The Founder of this celebrated church is unknown. That it owed its origin to the apostle Peter, and that he was its first bishop, though an ancient tradition and taught in the Church of Rome as a fact not to be doubted, is refuted by the clearest evidence, and is given up even by candid Romanists. On that supposition, how are we to account for so important a circumstance being passed by in silence by the historian of the Acts, not only in the narrative of Peter's labors, but in that of Paul's approach to the metropolis, of the deputations of Roman "brethren" that came as far as Appii Forum and the Three Taverns to meet him, and of his two years' labors there (Ac 28:15, 30)? And how, consistently with his declared principle—not to build on another man's foundation (Ro 15:20)—could he express his anxious desire to come to them that he might have some fruit among them also, even as among other Gentiles (Ro 1:13), if all the while he knew that they had the apostle of the circumcision for their spiritual father? And how, if so, is there no salutation to Peter among the many in this Epistle? or, if it may be thought that he was known to be elsewhere at that particular time, how does there occur in all the Epistles which our apostle afterwards wrote from Rome not one allusion to such an origin of the church at Rome? The same considerations would seem to prove that this church owed its origin to no prominent Christian laborer; and this brings us to the much-litigated question.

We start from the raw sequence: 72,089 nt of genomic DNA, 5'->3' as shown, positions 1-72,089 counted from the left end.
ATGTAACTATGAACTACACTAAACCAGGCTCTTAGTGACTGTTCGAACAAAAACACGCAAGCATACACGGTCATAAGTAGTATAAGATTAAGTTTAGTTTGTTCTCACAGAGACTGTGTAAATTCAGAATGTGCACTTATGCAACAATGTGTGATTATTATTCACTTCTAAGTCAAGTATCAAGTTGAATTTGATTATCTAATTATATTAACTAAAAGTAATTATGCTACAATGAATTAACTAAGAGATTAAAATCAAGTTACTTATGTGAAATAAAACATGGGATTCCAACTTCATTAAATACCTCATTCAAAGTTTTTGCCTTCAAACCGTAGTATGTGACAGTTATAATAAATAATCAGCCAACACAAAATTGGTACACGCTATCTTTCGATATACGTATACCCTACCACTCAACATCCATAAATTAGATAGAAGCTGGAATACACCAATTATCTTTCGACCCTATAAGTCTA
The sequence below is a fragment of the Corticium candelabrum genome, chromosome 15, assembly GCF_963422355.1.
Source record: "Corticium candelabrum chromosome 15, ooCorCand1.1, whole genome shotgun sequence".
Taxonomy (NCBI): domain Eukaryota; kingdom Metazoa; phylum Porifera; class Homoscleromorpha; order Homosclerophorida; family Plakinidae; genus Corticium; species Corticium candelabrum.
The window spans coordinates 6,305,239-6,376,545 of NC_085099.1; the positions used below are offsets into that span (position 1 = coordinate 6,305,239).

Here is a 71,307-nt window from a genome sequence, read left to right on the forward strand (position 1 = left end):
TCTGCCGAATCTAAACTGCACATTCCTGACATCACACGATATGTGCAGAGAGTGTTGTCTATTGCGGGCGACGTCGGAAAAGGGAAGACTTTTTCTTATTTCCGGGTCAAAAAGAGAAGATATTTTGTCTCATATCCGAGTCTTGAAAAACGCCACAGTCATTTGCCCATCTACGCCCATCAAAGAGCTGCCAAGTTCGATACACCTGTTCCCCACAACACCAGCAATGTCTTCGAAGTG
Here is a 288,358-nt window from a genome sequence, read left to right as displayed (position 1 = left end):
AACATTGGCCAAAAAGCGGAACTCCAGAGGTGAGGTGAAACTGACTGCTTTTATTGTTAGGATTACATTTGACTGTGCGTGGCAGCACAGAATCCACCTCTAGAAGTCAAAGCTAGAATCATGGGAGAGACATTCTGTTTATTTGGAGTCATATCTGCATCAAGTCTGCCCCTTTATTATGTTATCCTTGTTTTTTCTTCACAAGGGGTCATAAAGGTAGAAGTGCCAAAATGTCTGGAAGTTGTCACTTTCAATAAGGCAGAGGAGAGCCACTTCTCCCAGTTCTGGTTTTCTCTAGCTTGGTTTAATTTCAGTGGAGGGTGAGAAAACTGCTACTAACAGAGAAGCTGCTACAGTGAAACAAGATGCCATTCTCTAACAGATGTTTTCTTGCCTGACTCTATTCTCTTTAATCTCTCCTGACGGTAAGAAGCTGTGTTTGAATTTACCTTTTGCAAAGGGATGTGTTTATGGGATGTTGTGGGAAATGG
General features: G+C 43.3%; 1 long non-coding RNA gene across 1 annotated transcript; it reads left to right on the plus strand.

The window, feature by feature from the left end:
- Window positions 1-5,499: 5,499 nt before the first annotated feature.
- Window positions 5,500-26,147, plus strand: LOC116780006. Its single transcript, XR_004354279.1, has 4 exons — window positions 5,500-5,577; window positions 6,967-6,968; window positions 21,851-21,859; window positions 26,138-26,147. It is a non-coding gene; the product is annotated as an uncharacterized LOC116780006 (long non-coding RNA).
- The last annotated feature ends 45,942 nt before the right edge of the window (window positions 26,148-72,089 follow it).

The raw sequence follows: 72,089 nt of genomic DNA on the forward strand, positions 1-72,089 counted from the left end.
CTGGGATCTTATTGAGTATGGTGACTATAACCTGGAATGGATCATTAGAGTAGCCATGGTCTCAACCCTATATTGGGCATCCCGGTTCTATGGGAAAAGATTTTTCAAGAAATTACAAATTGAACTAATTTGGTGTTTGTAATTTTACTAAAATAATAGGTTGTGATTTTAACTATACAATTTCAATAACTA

For What Class of Christians was this Epistle principally designed—Jewish or Gentile? That a large number of Jews and Jewish proselytes resided at this time at Rome is known to all who are familiar with the classical and Jewish writers of that and the immediately subsequent periods; and that those of them who were at Jerusalem on the day of Pentecost (Ac 2:10), and formed probably part of the three thousand converts of that day, would on their return to Rome carry the glad tidings with them, there can be no doubt. Nor are indications wanting that some of those embraced in the salutations of this Epistle were Christians already of long standing, if not among the earliest converts to the Christian faith. Others of them who had made the apostle's acquaintance elsewhere, and who, if not indebted to him for their first knowledge of Christ, probably owed much to his ministrations, seemed to have charged themselves with the duty of cherishing and consolidating the work of the Lord in the capital. And thus it is not improbable that up to the time of the apostle's arrival the Christian community at Rome had been dependent upon subordinate agency for the increase of its numbers, aided by occasional visits of stated preachers from the provinces; and perhaps it may be gathered from the salutations of the last chapter that it was up to that time in a less organized, though far from less flourishing state, than some other churches to whom the apostle had already addressed Epistles. Certain it is, that the apostle writes to them expressly as a Gentile Church (Ro 1:13, 15; 15:15, 16); and though it is plain that there were Jewish Christians among them, and the whole argument presupposes an intimate acquaintance on the part of his readers with the leading principles of the Old Testament, this will be sufficiently explained by supposing that the bulk of them, having before they knew the Lord been Gentile proselytes to the Jewish faith, had entered the pale of the Christian Church through the gate of the ancient economy.